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Original Article

J Med Allied Sci. 2022; 12(2): 38-42

Clinical spectrum of urinary tract infection in children

Achinta Kumar Mallick, Vidhu Dangwal, Aravind Kumar.


Urinary tract infection (UTI) is a common in children presenting with non-specific symptoms, often undiagnosed and managed with indiscriminate antibiotics. We made an attempt to study the clinico-epidemiological and microbiological profile in children presenting with UTI. Aim of the study was to analyze the clinico-epidemiological and microbiological profile in children upto 5 years of age presenting with UTI. In this prospective study, we analyzed the clinical presentation, antibiotic sensitivity pattern and outcome of children with UTI. Children of age group up to 5 years, with culture positive UTI was taken. Total of 101 children presented with culture positive UTI. 47 were males and 54 females. 21 were neonates and 80 were older children. Neonates mainly presented with failure to thrive, prolonged jaundice and lethargy with poor suck whereas older children presented mainly with fever, dysuria, abdominal pain and vomiting. E coli was the commonest offending agent followed by Klebsiella pneumoniae and Proteus mirabilis. Antibiotic resistance was least with Amikacin, followed by Colistin, Iimipenem, Meropenem, Levofloxacin, Piperacillin/Tazobactum and Ceftriaxone. Vesico-ureteric reflux (03) and Pelvi-ureteric junction obstruction (03) were the structural renal anomaly detected on further evaluation of these babies. Hence, to conclude, UTI in children is not uncommon. Children often present with non-specific symptoms, and a high index of suspicion is warranted for its diagnosis. Urine culture is the gold standard of diagnosis. All children must further be evaluated for associated structural renal anomaly and provided appropriate therapy so as to prevent long term renal scarring.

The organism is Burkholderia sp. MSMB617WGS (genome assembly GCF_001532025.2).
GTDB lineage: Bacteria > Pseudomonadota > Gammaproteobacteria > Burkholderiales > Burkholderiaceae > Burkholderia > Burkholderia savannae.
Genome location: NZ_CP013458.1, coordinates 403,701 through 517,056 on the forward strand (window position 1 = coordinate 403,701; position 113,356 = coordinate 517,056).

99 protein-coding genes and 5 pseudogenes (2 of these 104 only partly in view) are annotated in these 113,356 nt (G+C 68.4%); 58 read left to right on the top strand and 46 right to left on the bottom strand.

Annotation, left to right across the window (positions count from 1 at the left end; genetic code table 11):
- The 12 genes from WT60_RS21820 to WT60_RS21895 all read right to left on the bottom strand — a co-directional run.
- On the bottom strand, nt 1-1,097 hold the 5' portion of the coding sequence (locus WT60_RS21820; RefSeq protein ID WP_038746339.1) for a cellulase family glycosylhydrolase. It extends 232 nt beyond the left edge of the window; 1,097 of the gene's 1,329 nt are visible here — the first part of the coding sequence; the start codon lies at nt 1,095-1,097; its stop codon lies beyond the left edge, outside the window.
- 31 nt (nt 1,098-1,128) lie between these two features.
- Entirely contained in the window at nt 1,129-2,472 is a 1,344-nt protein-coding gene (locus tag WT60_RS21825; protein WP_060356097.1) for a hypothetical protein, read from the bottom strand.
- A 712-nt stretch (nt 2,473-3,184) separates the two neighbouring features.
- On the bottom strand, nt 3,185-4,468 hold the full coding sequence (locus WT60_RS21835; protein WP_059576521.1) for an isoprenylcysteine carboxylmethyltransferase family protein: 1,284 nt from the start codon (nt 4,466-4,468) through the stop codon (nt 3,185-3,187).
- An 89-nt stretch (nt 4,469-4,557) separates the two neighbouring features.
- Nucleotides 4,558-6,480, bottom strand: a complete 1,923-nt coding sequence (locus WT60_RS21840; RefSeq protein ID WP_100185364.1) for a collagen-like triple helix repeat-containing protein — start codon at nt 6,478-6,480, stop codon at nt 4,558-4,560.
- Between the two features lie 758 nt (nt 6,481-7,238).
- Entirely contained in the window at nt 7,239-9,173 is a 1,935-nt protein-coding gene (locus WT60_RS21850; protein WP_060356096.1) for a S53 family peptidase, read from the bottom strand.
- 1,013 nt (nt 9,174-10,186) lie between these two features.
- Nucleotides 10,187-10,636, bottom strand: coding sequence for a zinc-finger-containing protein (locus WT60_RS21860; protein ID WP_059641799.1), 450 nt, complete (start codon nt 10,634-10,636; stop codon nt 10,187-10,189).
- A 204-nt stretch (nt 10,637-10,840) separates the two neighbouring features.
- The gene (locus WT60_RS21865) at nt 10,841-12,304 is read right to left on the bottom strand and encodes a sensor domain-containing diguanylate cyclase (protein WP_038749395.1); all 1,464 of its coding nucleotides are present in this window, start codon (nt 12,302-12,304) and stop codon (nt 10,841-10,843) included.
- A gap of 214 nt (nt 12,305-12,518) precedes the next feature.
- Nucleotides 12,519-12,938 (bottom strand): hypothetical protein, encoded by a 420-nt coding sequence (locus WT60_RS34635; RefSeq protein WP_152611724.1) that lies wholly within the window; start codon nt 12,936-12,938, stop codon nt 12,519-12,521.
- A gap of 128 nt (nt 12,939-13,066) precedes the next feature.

Key words: Children, Structural renal anomaly, UTI

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